Voluntary Benefits from Wrongdoing

Journal of Applied Philosophy 31 (4):377-391 (2014)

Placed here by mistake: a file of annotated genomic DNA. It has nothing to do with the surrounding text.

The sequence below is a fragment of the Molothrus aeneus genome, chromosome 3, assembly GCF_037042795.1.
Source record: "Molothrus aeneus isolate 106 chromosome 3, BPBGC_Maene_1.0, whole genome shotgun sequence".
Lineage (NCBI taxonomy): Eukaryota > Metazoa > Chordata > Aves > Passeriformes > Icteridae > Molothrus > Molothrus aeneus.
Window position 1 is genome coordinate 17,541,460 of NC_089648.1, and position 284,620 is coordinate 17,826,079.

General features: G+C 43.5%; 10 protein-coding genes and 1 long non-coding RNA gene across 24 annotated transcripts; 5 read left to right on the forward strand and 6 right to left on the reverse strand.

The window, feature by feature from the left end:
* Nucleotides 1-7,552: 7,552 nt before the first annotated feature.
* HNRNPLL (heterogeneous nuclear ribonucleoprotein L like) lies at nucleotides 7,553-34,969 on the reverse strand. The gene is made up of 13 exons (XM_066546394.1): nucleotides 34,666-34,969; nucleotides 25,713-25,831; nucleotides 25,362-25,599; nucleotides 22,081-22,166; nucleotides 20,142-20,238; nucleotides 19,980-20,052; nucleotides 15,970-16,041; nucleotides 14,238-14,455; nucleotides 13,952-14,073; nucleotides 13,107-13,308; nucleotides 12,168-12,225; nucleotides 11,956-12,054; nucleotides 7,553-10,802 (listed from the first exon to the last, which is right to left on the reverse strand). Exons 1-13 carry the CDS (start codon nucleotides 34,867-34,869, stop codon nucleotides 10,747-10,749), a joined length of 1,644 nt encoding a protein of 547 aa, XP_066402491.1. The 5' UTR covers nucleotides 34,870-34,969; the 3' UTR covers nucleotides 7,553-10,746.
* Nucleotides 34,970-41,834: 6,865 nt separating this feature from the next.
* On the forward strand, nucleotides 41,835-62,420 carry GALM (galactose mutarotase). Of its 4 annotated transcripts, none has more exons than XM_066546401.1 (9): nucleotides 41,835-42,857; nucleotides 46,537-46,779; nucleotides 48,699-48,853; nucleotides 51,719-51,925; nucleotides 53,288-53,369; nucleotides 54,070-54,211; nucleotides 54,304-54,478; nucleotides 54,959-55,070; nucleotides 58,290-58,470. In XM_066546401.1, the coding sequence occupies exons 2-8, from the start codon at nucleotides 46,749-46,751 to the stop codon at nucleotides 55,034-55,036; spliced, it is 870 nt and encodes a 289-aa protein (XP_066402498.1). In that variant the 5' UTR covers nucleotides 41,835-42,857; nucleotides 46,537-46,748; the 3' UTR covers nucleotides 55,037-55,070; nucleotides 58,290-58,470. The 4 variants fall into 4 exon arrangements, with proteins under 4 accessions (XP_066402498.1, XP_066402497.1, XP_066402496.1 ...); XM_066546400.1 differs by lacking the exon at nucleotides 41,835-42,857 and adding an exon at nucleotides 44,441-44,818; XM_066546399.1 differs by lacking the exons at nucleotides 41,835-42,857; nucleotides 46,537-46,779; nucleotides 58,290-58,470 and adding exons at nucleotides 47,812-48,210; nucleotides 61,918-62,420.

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The principle of wrongful benefits prescribes that beneficiaries from wrongdoing incur duties towards the victims of the wrongdoing. The principle focuses on involuntary beneficiaries, demanding that they disgorge their tainted benefit. However, it overlooks the duties of beneficiaries who are not straightforwardly involuntary. The article addresses this gap in the literature. It explores the duties of ‘voluntary beneficiaries’, who could avoid receiving the tainted benefit; and the duties of ‘welcoming beneficiaries’, who cannot avoid receiving the tainted benefit but welcome it. The article demonstrates that in both cases, the duties of the beneficiary towards the victim of the original wrongdoing are not limited to the disgorgement of the benefit. Rather, voluntary and welcoming beneficiaries are themselves involved in the commission of wrongdoing against the victim of the original wrongdoing, and hence may owe the victim compensation that exceeds the level of their own benefit. This argument has various practical implications, e.g. in specifying the duties of companies who benefit from human rights violations down their supply chain



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